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News Update
14-08-05, 11:59
U.S. in talks to return Guantanamo detainees

White House hopes deals with Muslim officials will cut prison population


The Washington Post

WASHINGTON — The Bush administration is nearing agreements with 10 Muslim governments to return their detainees held at Guantanamo Bay, Cuba, part of an effort to quicken the pace of transfers and increase the role of countries whose nationals are alleged terrorists.

Washington hopes to conclude the agreements within the next two months, a senior State Department official said.

The United States is also pressing to persuade a European country to accept at least 15 Chinese Uigurs and two Uzbeks ready to be released, but who will not be returned to their home countries for fear they might be abused or tortured, the official said.

Sweden last year turned down a request, a Swedish envoy said Monday. Uigurs are a Muslim ethnic group with a large population in western China.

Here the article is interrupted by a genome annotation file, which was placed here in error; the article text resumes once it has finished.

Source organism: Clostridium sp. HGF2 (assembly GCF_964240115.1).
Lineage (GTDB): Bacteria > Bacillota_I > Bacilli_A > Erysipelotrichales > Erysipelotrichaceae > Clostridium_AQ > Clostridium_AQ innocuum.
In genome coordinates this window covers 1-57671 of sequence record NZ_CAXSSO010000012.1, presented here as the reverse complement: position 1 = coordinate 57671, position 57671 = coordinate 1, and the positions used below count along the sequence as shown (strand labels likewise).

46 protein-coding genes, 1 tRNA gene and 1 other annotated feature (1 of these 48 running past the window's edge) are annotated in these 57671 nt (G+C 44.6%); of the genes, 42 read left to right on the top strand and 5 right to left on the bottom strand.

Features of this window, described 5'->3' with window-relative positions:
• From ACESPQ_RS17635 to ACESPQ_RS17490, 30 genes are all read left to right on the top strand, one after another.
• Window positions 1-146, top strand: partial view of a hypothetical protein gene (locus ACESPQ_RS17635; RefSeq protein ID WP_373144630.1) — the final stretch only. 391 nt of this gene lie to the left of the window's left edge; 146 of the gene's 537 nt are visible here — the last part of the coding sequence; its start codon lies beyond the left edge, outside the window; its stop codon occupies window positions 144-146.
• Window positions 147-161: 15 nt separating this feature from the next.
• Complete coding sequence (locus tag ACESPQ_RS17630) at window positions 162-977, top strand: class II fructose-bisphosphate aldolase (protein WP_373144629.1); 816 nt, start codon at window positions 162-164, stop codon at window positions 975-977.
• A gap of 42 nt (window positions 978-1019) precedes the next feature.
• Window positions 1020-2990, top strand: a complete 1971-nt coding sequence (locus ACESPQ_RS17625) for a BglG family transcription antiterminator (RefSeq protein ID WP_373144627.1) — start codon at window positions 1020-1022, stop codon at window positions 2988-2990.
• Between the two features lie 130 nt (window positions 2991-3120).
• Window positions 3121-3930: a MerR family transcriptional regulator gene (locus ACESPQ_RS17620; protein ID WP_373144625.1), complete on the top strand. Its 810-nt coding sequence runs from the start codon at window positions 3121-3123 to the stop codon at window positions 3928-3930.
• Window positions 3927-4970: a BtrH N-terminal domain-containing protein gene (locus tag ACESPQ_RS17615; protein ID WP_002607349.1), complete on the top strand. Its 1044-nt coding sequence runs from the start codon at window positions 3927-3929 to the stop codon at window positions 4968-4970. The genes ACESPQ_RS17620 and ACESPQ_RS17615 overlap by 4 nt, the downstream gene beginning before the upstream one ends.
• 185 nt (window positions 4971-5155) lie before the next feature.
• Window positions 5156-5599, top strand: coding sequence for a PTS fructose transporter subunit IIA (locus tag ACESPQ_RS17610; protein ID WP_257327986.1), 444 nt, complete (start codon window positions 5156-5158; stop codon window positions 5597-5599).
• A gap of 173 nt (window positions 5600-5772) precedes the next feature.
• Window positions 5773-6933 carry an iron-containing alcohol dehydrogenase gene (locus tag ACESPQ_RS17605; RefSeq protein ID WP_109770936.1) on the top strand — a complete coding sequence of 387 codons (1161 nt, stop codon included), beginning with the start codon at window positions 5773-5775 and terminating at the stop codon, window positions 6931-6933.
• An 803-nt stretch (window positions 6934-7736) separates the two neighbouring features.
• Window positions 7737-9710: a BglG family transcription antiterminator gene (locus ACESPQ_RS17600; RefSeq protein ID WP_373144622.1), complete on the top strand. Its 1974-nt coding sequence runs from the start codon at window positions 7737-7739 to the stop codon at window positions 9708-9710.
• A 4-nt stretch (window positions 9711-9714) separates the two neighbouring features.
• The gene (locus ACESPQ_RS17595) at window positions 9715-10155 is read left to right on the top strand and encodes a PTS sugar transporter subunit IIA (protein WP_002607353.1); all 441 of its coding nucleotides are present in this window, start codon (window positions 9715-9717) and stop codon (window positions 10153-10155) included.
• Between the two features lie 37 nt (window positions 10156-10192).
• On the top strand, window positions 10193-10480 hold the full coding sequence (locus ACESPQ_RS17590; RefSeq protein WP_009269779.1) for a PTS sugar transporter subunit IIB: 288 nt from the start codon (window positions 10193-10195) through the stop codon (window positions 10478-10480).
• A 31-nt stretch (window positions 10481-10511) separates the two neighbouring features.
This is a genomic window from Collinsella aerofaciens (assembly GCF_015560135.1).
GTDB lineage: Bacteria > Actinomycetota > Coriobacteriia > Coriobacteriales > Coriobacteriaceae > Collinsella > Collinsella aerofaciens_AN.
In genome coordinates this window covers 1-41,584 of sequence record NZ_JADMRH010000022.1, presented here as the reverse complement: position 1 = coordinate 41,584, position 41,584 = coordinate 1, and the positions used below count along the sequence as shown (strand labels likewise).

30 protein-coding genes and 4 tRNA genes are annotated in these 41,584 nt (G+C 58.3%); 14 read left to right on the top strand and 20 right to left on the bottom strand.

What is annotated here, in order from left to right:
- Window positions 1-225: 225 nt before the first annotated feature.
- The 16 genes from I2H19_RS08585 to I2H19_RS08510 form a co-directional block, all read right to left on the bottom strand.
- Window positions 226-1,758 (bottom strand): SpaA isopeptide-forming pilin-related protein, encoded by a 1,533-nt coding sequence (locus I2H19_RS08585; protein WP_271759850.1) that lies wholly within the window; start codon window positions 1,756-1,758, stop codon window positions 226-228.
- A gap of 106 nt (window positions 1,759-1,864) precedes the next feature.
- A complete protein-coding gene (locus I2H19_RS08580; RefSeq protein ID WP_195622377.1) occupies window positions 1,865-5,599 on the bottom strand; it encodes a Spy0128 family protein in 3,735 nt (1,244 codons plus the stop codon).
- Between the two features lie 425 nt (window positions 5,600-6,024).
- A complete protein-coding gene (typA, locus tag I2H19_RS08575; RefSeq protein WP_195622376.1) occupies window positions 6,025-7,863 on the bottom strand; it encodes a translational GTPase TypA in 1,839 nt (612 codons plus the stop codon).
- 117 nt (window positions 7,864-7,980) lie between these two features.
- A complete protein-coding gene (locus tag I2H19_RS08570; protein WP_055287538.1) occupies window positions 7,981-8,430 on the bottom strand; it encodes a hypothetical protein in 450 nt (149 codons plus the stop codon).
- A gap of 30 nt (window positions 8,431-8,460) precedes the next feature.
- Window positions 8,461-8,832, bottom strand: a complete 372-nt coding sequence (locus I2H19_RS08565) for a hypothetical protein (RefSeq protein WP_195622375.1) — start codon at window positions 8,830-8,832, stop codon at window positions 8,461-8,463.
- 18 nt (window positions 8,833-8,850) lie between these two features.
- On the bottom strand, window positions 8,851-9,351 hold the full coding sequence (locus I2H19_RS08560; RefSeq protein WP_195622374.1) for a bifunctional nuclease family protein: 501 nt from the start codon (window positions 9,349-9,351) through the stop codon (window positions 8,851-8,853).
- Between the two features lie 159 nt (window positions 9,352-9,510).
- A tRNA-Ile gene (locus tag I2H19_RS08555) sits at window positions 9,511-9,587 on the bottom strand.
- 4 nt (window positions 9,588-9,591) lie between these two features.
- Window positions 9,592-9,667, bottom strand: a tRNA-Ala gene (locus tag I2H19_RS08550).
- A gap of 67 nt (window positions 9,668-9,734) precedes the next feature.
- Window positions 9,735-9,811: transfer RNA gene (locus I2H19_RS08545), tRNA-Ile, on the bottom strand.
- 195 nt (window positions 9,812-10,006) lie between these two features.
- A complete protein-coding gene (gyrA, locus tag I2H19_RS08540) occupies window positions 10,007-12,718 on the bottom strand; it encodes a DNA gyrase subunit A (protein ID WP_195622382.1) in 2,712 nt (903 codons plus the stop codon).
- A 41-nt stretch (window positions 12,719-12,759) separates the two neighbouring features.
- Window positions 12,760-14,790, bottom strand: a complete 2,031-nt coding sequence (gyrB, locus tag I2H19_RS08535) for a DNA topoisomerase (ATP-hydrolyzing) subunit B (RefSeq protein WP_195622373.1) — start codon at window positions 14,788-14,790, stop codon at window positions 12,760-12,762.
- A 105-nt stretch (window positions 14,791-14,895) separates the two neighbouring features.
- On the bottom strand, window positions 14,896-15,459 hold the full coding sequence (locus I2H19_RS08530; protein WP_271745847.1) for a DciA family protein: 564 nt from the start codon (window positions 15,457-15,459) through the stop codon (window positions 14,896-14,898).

The agreements with the 10 countries would be in addition to previously reported negotiations with the three nations that have the largest populations at the U.S. prison facilities at Guantanamo — Afghanistan, Saudi Arabia and Yemen. The United States completed the first such agreement last week with Afghanistan, which has 110 detainees in U.S. custody.

Washington also hopes to reach an agreement soon with Saudi Arabia, which has 129 detainees at Guantanamo. Talks with Pierre Prosper, the U.S. ambassador at large for war crimes, were suspended when Saudi King Fahd died last week.

The 10 other countries include Bahrain, Egypt, Kuwait and Morocco. There are at least 19 men from these countries ready for transfer, according to the State Department.

The United States hopes the first round of negotiations will spark wider momentum to finish agreements in other countries, as happened last year with detainees from European countries, Prosper said Monday in an interview.

The administration expects that Guantanamo’s population could be reduced from about 510 inmates to about 100 hard-core detainees whom the United States will not release or transfer because it considers them security risks. Those detainees will be held indefinitely, until what a U.S. official described as the “end of hostilities” in the global struggle against terrorism.